By Mark Heinz, outdoors reporter
Blazing heat during the opening week of many of Wyoming’s archery seasons has made hunting more difficult, but shouldn’t ruin it, some hunters and a Wyoming Game and Fish Department official said.
“Heck, it’s going to be 95 degrees today, at least down here in town; it’s probably a little cooler up in the mountains,” archery hunter Josh Masek of Lander told Cowboy State Daily on Tuesday.
Temperatures across the state soared into the 80s and 90s, even as many archery seasons for elk and other big game opened on Sept. 1. Temperatures remained unseasonably high on Tuesday.
Masek said he frequently hunts in the Wind River Mountains this time of year but has opted to wait it out so far.
“First, I don’t want to run the risk of spoiling the meat. And also, I just don’t want to hunt in this heat, said Masek, who is the general manager of the Wind River Outdoor Company in Lander.
Cade Maestas said he has heard a few success stories, despite the scorching temperatures. He’s an avid hunter and the co-owner of the Maven Outdoor Equipment Company in Lander.
“You need to modify your tactics to water holes and wallows, and getting the meat taken care of is even more imperative than in cooler temperatures,” he said in a text message to Cowboy State Daily. “But people are having success already this season, so it is possible.”
Staking out near wallows can be a wise hot-weather tactic for early season archery hunters, according to some tips posted online by the National Rifle Association’s American Hunter magazine. Wallows are areas where seeping from streams creates bogs and mud holes. Elk like to cool off by laying down in soggy spots or rolling in the mud.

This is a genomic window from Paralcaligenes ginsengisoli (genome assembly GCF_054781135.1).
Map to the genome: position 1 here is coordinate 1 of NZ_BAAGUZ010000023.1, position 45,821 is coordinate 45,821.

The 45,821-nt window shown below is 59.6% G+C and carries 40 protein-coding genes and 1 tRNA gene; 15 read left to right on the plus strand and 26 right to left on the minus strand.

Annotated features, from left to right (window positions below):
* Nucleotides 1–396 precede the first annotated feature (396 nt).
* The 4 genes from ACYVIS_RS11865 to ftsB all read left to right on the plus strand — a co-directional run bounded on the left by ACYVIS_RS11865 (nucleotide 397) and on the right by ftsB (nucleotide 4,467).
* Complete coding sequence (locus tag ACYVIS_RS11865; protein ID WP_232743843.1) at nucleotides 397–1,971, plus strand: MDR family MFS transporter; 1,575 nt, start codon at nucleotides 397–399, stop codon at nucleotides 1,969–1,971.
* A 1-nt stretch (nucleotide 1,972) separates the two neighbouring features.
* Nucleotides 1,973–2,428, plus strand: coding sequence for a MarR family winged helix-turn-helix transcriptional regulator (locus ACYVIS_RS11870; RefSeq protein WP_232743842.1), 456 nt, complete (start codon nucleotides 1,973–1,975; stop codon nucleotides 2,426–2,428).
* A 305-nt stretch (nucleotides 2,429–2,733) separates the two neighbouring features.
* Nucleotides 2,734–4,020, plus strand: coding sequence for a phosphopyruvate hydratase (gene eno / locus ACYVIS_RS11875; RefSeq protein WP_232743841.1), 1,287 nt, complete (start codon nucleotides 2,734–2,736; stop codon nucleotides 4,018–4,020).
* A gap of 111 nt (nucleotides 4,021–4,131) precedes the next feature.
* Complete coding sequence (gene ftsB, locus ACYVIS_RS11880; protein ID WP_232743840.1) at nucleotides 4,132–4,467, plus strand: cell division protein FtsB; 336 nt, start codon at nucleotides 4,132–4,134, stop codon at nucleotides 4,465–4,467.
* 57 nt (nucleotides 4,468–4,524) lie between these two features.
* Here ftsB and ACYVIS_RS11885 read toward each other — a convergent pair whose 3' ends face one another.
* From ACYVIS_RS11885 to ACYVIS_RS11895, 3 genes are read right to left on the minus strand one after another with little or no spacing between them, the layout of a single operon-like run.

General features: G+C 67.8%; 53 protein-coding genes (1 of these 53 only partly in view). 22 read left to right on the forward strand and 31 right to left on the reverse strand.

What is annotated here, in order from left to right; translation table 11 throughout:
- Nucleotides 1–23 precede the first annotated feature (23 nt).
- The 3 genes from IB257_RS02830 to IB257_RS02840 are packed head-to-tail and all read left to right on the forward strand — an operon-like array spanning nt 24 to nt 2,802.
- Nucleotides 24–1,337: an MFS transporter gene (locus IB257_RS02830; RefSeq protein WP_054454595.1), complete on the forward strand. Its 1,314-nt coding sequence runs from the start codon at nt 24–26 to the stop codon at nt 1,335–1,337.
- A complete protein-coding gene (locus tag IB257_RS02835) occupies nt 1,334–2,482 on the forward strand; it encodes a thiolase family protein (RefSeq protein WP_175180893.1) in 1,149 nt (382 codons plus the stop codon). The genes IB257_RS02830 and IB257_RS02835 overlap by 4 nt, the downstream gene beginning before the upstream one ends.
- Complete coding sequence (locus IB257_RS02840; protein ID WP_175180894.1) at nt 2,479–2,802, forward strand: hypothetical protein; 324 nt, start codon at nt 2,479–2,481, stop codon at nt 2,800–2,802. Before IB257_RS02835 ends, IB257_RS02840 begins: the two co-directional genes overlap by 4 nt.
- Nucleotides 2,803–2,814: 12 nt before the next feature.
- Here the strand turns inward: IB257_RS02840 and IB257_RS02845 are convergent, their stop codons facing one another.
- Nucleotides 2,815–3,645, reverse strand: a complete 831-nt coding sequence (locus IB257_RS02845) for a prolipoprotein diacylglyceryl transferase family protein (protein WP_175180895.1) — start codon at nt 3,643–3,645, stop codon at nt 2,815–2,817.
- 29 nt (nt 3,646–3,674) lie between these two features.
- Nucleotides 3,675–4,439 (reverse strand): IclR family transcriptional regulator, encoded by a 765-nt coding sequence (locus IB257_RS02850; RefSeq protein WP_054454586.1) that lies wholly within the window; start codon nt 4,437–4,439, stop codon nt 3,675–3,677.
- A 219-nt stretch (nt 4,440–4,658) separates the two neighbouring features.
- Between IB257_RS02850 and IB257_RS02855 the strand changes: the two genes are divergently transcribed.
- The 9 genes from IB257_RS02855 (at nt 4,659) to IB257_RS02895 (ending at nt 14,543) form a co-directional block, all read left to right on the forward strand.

Elk are likely to stay at higher elevations or hunker down in thick timber when it gets too hot, Masek said.
“Generally speaking, the animals just go into the deepest, darkest forests they can find,” he said.
Keep The Meat Cool
Planning ahead will pay off for hunters who make kills during the heat wave, Wyoming Game and Fish Department public information officer Sara DiRienzo said in an email to Cowboy State Daily.
“That means having coolers with ice, game bags and help ready from friends to pack out all edible portions of meat quickly,” she said. “Hunters must take the meat from the front quarters as far down as the knees, meat from the hindquarters as far down as the hocks, and the meat along the backbone between the neck and hindquarters including the loins and tenderloins, excluding meat on the ribs and neck.”
It’s best to skin the carcass, hang meat in shady spots and perhaps cool it with water from streams, DiRienzo said.
And keep evidence of the game animal’s sex readily available for game wardens to inspect, she said. That could include such things as external sex organs, or the head and antlers.